Marcia Tiburi never uses the word settler; however, she uses the rather peculiar lexicon of the colonists and says that her mother is “Brazilian”, meaning that she is not a colonist. The father is “Italian”, that is, not a man born in Italy, but an Italian settler, as opposed to a German, Polish or Russian settler.
In an exceptional moment of self-criticism, she mentions that she hates Christmas perhaps because her family is very poor and her parents never had the money to buy her presents. But she still thinks Christmas is bad anyway, because Christmas is capitalist. As a good struggling settler, however, Marcia values her studies and goes to the big city to study young. Whoever was born in 70 in Vacaria must still have caught a lot of prejudice against settlers.
Thus, if there is only one One thing she has not been able to use capitalism to stifle, is her dissatisfaction with her condition as a colonist. Being Jewish is much more chic, so she invents that her ancestors came in a kind of exile to Brazil – when in fact they were miserable people who came here to make a living on their own piece of land, and they succeeded. The descendant of the immigrant who arrived poor usually values his own achievements, instead of victimizing himself.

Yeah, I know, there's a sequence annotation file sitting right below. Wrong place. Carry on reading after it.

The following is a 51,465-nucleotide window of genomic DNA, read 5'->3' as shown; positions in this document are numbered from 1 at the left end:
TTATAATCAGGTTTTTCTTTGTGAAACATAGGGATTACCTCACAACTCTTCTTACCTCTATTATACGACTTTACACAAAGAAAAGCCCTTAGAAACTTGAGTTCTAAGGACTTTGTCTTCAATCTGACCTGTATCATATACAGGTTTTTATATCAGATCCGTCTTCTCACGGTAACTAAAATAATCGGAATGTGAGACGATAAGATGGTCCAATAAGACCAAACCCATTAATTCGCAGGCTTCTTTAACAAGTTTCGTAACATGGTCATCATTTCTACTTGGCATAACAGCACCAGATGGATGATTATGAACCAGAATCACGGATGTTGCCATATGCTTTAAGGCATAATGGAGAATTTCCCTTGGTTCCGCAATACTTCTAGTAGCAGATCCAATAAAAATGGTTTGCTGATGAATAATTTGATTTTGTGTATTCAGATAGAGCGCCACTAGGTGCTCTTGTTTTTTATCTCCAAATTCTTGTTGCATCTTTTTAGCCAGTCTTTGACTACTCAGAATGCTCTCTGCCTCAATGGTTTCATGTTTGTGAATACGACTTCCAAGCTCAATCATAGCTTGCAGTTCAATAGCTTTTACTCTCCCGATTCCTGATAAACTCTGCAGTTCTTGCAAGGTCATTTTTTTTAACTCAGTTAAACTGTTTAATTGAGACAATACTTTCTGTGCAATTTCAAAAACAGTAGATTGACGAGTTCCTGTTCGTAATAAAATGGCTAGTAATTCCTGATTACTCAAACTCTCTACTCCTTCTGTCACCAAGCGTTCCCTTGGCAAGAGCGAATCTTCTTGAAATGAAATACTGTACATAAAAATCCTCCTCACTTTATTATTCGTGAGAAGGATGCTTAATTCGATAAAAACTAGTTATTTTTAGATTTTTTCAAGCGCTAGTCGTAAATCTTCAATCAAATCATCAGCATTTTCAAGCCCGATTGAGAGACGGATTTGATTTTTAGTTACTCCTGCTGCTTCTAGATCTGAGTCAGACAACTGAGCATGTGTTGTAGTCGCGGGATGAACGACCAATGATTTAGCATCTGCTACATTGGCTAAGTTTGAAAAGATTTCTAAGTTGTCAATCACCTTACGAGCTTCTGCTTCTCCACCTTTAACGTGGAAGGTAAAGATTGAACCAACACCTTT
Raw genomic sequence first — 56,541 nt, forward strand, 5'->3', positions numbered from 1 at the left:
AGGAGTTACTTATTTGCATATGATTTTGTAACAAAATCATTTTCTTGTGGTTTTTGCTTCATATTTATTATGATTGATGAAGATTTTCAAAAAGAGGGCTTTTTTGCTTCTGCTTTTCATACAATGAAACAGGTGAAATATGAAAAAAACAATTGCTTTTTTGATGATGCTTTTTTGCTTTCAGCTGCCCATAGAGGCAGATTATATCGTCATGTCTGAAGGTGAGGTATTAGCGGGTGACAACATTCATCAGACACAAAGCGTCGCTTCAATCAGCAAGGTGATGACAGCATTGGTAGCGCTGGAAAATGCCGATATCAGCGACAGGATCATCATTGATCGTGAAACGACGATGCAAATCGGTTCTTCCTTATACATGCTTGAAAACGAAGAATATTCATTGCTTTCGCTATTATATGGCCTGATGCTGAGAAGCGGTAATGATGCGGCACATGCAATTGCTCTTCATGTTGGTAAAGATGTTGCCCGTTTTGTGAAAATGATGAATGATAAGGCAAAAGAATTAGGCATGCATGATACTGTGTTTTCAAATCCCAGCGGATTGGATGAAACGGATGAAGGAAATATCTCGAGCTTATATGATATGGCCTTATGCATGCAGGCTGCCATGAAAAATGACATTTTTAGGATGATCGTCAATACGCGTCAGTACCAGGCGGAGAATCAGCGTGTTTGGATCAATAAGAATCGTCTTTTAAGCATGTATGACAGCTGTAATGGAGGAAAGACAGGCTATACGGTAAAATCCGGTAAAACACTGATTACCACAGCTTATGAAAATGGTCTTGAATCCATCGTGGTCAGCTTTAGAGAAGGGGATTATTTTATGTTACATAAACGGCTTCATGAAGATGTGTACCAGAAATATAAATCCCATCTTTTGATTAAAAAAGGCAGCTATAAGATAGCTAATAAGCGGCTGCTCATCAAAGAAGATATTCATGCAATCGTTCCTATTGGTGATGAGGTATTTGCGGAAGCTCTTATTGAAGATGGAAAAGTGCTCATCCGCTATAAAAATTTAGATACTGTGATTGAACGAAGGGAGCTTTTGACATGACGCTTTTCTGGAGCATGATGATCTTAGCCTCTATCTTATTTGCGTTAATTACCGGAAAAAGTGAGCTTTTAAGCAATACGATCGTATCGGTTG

Affliction with the right
Marcia Tiburi wants to be chic and elite. She is a “wandering Jew” in Paris, not a settler who has risen in the world thanks to work and studies. She had sex only because noblesse oblige (at least since 68), not because reasons that could be labeled bourgeois. In all of this, there is a very wrong sense of self-importance. There is nothing wrong with being a self made woman, and there is no sensible norm that forces a free woman to have sex regardless of her own will. She could easily be a happy person if she weren’t guided by such wrong ideas.
Her self-obsession now leads to the “persecution” she suffers in Brazil. She believes she would be the next Marielle if she stayed in Brazil, and talks about MBL in a way that raises doubts about her sanity. At the end of the day, she thinks she might die from the MBL; and I believe that she just didn’t write in all the letters that she fears that Kim Kataguiri will murder her for fear of prosecution. And if Kim himself doesn’t murder her, the fake news generated by the MBL could lead to her murder. That’s why she asked Jean Wyllys for a lawyer to sue everyone who uses her image, but unfortunately the lawyer was an agent of heteropatriarcapitalism (or something like that) and said that she would lose the case because she was a public person. Even her ex-partner, the judge, participated in this collusion and advised against prosecuting. Lawyers also advised against her when she wanted to join a far-right party. She would do it just to blue screen the right.